Egypt protesters step up pressure on Hosni Mubarak

Protesters are refusing to go until President Mubarak steps down

Tens of thousands are protesting in central Cairo for a seventh day, defying the start of a new curfew and calling for a general strike.

President Hosni Mubarak has now announced a new cabinet that removes Interior Minister Habib al-Adly, who is widely despised by protesters.

They want the president to step down after 30 years in power and are planning a huge march for Tuesday.

Police who abandoned their posts on Friday are back in some parts of Cairo.

Mr Mubarak has ordered new Prime Minister Ahmed Shafiq to push through democratic reforms and create new jobs.

There are few major changes in the new cabinet line-up, with Foreign Minister Ahmed Abul Gheit and Defence Minister Gen Mohamed Hussein Tantaw both keeping their posts.

Policeman directing traffic Some police have been seen directing traffic

A number of businessmen holding economic posts have been removed. Some Egyptians have resented the influence of the tycoons.

However, correspondents say all the signs continue to suggest that the only change the protesters will settle for is Mr Mubarak's removal from office.

Meanwhile, Moody's Investor Services has downgraded Egypt's bond rating and changed its outlook from stable to negative, following a similar move by Fitch Ratings last week. Both cited the political crisis.

'Protest of millions'

As demonstrations enter their seventh day, correspondents say there are at least 50,000 people on Tahrir Square in the centre of the city.

At the scene

On the seventh day of the crisis which will help define Egypt's future, the extraordinary is beginning to feel ordinary. The now familiar rhythms of a day of protest are re-establishing themselves.

Demonstrators remain on Tahrir Square, their strength hard to assess as their numbers fluctuate over the course of the day.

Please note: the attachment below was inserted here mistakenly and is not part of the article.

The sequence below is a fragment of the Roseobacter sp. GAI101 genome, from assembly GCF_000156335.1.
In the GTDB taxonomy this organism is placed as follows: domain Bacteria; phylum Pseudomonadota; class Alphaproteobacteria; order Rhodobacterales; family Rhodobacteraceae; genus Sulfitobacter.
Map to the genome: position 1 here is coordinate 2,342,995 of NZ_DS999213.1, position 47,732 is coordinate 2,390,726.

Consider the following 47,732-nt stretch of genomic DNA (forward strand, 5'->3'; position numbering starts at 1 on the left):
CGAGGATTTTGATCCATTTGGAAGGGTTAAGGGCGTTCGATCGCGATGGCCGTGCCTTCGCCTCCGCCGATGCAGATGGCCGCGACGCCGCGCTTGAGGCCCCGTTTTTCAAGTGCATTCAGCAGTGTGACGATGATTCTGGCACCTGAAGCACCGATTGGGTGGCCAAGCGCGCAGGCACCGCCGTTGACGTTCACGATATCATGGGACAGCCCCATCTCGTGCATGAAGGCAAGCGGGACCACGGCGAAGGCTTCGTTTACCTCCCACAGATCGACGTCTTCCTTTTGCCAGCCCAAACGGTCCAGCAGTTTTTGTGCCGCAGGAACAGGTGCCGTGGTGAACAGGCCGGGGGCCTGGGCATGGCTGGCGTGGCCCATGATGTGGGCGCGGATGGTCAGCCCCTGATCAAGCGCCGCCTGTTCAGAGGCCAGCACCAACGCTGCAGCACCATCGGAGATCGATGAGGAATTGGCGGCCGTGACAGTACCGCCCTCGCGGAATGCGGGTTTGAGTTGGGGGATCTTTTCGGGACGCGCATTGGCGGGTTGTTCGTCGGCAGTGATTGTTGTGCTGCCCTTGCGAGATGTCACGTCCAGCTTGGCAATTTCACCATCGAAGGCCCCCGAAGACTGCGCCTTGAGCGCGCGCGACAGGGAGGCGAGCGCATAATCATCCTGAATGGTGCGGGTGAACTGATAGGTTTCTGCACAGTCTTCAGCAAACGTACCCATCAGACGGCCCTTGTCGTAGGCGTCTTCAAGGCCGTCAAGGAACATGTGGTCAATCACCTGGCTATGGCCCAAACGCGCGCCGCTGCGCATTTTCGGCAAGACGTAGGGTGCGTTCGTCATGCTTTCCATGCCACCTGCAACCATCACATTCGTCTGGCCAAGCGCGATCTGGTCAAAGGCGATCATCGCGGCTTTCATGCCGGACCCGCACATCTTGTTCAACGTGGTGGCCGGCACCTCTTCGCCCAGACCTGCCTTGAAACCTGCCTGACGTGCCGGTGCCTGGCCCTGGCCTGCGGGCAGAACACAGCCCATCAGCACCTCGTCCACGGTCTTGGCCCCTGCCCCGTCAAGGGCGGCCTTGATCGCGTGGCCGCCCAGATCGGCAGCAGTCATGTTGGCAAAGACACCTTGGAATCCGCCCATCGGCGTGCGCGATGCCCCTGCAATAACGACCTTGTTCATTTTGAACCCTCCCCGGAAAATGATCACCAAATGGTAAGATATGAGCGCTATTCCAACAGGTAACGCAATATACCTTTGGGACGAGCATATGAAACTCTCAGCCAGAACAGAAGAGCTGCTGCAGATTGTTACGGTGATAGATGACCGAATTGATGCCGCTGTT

Egypt remains trapped in the pre-internet age to which government censorship has dragged it back. Military helicopters drone overhead.

The role of the army remains enigmatic. Troops are on the street and military checkpoints have been playing a more assertive role today in controlling traffic crossing the bridges over the Nile.

The soldiers see themselves as a force for stability and while some of their armoured vehicles are daubed with graffiti that reads "Down with Mubarak" it's also true that the very act of preserving order helps the old regime to maintain its grip on power.

The opposition is declaring a general strike and talks of bringing a million people onto the streets tomorrow but it's far from clear that they have the coherent structure to keep sustained pressure focused on the Mubarak administration.

One possible outcome of this remains a Hosni Mubarak who will be re-booted rather than booted out.

Many protesters dismissed the new cabinet appointments.

One, Rifat Ressat, told Agence France-Presse: "We want a complete change of government, with a civilian authority."

But he did welcome the replacement of Interior Minister Adly, who he said was "responsible for all the violence".

The BBC's Jim Muir in Cairo says the military, who have cordoned off the square with tanks, are very relaxed and letting people come and go.